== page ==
What Makes a Smart Building Smart?

As 5G continues to deploy in the year ahead, 5G standalone, indoor private networks and disaggregated systems will fuel growth.

By Dr. Shirish Nagaraj
Published: December 1, 2022

The continuing rollout of 5G will remain the focus of wireless providers and telecommunications equipment suppliers in 2023. While there is still a lot of 4G/LTE in the cellular network world, 5G will be the technology of choice moving forward and companies planning and managing network deployments will have that in mind.

Of course, it feels like we’ve been hearing about 5G and the potential it brings for years. In fact, many networks have already begun rolling it out across the country. What will be truly different about 5G in 2023? It’s all about how it’s deployed, starting with a long-awaited migration to “standalone.” That's the first of my three trends to watch for 2023.

1.     Standalone will unlock 5G’s true potential

While 5G deployments have been ongoing, it has been a complicated evolution. Most 5G networks have been deployed as non-standalone (NSA) networks, meaning they require 4G technology as an anchor. In the early days of 5G rollouts, it helped reduce costs and speed up timelines by relying on existing infrastructure so communication service providers (CSPs) could focus on augmenting the radio access network (RAN) elements.

But a true 5G standalone (SA) network will have a 5G core and 5G New Radio, unleashing the full potential of the latest generation of cellular technology. Many of the key attributes of 5G that wireless companies have been touting, like very low latency and full network slicing, are only possible with 5G SA. Operators are evolving their packet core along with the radio access equipment to deliver new capabilities for their customers.

All of this capacity needs fiber on the x-haul, including the backhaul, midhaul and fronthaul, something that has become more essential with 5G as deployments have focused on the equipment at the edge of the network to deliver powerful speeds and high capacity. Ultimately, even in “wireless” networks, fiber has a key role to play in bringing the next generation of connectivity to consumers and businesses.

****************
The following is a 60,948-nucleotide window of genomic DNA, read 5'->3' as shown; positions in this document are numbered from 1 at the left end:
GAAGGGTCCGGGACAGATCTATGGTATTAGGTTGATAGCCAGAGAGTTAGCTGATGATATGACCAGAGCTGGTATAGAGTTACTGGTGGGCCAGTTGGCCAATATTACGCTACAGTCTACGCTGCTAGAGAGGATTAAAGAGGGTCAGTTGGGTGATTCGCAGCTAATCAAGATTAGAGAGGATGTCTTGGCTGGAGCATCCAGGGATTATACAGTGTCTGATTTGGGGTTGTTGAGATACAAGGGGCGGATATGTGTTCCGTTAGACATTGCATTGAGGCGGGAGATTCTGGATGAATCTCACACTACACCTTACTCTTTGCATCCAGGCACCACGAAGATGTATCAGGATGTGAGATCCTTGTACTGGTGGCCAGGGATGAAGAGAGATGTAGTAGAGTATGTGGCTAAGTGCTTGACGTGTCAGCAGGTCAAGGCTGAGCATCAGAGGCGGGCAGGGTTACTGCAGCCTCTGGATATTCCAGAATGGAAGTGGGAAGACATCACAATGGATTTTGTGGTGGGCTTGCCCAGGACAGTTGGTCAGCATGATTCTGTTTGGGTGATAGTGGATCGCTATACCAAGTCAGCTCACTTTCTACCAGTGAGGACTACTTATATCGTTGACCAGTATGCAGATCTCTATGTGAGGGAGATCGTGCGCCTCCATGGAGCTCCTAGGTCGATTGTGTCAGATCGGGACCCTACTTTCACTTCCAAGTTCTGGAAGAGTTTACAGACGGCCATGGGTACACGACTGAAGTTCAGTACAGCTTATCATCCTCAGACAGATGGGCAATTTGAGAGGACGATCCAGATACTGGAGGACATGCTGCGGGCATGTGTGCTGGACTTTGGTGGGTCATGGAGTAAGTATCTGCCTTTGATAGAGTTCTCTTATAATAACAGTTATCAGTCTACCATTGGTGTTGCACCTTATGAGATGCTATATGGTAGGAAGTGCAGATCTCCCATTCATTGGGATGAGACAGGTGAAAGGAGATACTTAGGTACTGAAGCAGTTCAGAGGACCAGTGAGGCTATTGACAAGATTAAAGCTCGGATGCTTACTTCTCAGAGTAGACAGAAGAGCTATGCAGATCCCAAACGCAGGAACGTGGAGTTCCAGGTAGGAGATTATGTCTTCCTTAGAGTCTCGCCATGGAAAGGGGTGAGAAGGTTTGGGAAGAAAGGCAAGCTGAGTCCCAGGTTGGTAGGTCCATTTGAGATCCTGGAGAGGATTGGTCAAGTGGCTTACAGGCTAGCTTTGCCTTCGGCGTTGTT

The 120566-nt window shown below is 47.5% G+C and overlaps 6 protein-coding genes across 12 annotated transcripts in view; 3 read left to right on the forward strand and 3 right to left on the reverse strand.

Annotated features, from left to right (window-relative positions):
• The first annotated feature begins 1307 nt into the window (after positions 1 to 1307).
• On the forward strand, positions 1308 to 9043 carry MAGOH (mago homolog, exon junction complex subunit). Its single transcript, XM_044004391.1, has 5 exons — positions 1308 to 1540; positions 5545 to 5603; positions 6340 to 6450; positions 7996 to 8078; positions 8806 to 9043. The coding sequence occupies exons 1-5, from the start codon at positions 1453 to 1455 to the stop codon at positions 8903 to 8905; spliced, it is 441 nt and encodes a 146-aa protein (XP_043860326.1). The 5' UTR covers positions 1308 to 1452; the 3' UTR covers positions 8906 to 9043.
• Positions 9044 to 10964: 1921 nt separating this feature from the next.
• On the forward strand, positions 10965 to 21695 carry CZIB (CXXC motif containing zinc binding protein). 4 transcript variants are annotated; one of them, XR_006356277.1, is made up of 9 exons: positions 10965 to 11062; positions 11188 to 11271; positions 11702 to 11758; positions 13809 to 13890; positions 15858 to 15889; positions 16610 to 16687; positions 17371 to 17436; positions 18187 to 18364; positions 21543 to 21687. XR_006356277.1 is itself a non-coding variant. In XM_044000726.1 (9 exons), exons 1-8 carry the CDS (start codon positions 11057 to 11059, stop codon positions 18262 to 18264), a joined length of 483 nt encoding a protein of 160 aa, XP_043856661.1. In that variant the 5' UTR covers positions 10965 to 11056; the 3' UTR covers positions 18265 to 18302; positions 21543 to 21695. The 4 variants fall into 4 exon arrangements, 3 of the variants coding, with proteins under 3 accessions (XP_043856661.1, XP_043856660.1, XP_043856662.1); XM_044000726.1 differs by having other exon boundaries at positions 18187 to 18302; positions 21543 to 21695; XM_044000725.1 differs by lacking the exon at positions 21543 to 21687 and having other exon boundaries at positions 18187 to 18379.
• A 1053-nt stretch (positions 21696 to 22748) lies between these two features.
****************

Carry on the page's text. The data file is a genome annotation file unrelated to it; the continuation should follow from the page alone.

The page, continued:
2.     Private network ecosystem will drive demand

Public 5G networks will be important in 2023 – but a sector of the industry that also deserves attention is private networks. A lot of cellular traffic originates in buildings, and more and more large enterprises are looking to deploy networks they have control over, that can be installed and managed by their in-house IT staff. It’s especially important as more employees need to access work tools from their phones, things like collaboration tools and two-factor authentication, and companies are looking for strong indoor mobile networks to supplement other kinds of connectivity. Corning’s award-winning 5G RAN and DAS in-building solutions, a key component of our Everon® product portfolio, complimented by our deep expertise in delivering fiber and power to the edge, is perfectly positioned for emerging in-building cellular markets and use-cases.

Cellular is attractive because it’s more difficult to get Wi-Fi solutions to scale, and those connections are typically less secure than cellular. And public cellular can often come with hurdles in gaining access to the right kind of spectrum. That’s why companies are turning to things like Citizen’s Broadband Radio Service (CBRS), a simplified licensing protocol that enterprises can use directly, as well as Generally Available (GA) spectrum. Ease of use and simplicity of deployment will be critical as these networks become more commonplace.